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I support your actions, maintaining a cache that would otherwise die.

 

I keep a watch on, and maintain as necessary, a simple little micro cache GC10G5N. It's a poignant story, and I wouldn't want the cache to disappear. The CO hasn't been around since April 2008. I have at times pondered whether I should log a "needs archived", and then create a new listing. However, I prefer to leave the listing as it is, so the original placer is known.

 

Nothing stopping you from placing your own, and under 'placed by' putting originally by ??? now looked after by ???

 

As it is now, how can you remove any 'Needs Maintenance' or 'Needs Archived' logs?

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Nothing stopping you from placing your own, and under 'placed by' putting originally by ??? now looked after by ???

This may seem silly, or sentimental perhaps, but that would feel like I was "stealing" the listing.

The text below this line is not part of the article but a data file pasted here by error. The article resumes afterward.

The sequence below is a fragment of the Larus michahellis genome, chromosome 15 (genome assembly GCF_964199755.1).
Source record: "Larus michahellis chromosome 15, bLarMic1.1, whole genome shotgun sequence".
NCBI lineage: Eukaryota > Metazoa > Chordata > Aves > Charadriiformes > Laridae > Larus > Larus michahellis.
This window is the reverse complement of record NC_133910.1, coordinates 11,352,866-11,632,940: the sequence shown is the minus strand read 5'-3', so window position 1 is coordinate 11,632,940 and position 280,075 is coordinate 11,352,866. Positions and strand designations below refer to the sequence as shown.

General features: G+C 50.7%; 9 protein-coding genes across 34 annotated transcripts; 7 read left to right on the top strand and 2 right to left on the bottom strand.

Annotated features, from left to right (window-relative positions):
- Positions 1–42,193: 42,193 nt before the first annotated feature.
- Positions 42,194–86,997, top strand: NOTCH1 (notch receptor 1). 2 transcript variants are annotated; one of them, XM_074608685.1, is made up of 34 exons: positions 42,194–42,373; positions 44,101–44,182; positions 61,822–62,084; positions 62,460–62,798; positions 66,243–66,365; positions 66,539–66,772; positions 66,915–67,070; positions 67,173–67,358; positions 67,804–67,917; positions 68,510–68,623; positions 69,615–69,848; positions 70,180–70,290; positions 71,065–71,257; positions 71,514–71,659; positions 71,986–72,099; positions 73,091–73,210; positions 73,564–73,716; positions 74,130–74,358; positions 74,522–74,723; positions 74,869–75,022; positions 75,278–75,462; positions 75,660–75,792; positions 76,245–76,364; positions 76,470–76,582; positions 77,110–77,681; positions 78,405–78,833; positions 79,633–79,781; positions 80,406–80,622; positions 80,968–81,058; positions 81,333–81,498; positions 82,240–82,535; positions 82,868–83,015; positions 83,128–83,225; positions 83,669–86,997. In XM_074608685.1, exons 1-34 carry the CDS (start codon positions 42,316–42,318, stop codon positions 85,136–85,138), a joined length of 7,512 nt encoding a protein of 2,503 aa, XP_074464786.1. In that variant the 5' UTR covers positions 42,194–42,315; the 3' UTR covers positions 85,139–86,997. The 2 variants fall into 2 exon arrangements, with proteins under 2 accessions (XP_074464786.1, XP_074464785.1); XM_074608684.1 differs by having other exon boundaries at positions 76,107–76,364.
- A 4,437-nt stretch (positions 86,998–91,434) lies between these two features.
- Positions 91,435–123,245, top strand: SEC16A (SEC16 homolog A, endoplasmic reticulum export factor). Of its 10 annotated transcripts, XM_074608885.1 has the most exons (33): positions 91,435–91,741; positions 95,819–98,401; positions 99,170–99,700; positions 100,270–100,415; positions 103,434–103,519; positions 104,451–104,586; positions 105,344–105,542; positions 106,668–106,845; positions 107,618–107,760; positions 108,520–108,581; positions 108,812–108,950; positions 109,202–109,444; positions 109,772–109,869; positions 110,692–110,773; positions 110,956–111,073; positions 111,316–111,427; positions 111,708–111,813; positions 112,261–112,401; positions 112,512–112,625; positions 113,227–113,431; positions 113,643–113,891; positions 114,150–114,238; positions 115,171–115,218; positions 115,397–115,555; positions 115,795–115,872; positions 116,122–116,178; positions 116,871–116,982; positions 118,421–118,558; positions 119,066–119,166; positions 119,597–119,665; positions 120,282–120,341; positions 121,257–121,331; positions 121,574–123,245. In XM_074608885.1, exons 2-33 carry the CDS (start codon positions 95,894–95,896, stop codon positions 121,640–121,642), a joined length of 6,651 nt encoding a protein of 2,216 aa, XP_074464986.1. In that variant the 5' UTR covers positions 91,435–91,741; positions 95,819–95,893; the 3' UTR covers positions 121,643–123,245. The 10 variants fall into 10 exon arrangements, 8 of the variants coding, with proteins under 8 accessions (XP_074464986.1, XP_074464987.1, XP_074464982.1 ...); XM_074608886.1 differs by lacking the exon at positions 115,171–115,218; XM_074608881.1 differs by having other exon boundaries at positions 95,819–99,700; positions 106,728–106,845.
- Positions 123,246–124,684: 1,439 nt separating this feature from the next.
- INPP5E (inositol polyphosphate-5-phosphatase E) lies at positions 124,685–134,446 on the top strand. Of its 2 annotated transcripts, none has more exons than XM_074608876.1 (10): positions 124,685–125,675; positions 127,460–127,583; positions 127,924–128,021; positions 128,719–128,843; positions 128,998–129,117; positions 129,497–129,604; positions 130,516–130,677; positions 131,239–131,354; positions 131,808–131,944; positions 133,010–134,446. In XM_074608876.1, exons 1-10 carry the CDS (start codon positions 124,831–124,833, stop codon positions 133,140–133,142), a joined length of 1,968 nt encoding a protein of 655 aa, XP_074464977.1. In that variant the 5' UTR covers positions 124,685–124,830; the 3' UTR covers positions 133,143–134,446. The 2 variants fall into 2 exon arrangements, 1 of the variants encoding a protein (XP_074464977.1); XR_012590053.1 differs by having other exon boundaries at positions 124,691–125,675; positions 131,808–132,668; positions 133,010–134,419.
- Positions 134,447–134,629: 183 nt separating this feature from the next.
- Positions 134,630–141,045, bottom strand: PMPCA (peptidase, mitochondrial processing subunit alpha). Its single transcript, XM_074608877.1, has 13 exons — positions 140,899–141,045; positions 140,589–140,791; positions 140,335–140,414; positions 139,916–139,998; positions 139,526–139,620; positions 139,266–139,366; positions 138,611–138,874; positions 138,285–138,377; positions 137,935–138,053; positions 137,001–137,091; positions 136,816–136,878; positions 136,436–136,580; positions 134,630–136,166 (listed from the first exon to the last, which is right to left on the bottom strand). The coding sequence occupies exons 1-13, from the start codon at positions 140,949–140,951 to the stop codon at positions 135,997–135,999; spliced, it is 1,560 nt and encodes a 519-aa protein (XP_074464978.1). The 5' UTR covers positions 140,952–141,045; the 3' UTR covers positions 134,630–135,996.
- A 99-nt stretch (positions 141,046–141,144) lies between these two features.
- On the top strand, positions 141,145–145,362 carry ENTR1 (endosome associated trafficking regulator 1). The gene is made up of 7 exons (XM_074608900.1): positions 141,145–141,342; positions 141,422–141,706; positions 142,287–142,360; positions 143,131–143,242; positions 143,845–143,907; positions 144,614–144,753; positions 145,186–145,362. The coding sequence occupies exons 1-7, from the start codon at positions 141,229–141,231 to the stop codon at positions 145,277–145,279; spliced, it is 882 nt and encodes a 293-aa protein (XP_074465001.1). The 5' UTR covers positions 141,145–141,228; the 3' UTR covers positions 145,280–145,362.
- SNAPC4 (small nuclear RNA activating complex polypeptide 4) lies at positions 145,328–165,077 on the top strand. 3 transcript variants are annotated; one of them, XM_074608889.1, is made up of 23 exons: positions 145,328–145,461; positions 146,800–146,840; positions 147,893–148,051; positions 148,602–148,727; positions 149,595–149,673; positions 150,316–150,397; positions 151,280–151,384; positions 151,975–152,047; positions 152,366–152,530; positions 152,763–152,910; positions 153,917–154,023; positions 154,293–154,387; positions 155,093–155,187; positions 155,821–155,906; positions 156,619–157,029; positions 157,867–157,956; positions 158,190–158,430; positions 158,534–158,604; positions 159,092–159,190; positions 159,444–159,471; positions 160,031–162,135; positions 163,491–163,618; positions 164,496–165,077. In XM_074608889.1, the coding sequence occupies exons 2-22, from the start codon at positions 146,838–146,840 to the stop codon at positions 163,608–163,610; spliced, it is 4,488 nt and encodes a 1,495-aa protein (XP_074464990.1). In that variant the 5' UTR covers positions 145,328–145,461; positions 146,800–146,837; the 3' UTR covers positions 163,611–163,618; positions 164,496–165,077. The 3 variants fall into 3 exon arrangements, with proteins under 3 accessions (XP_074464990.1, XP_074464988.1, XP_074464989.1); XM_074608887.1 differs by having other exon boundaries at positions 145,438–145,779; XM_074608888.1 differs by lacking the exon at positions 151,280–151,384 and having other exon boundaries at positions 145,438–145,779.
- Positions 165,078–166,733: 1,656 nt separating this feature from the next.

As it is now, how can you remove any 'Needs Maintenance' or 'Needs Archived' logs?

That is when I will be forced into a decision.

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Nothing stopping you from placing your own, and under 'placed by' putting originally by ??? now looked after by ???

This may seem silly, or sentimental perhaps, but that would feel like I was "stealing" the listing.

 

As it is now, how can you remove any 'Needs Maintenance' or 'Needs Archived' logs?

That is when I will be forced into a decision.

 

What happens if the CO has stopped caching, you get bored or move away and the cache falls into a poor state again. The reviewers remove it from the listing and it becomes geo-litter because the owner no longer cares or for whatever reason is no longer able to collect the container.

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Mixed views on this. As identified, it could be the best first effort from a kid who is proud as punch of his/her achievement (or maybe not even a kid!), and it is easy to appear to be patronising. That said, it's a nice altruistic gesture and if conveyed in the right manner, shouldn't offend. Sometimes one gets logs which really put the back up, and perhaps I can be guilty of that too - if done, not meant from this end though!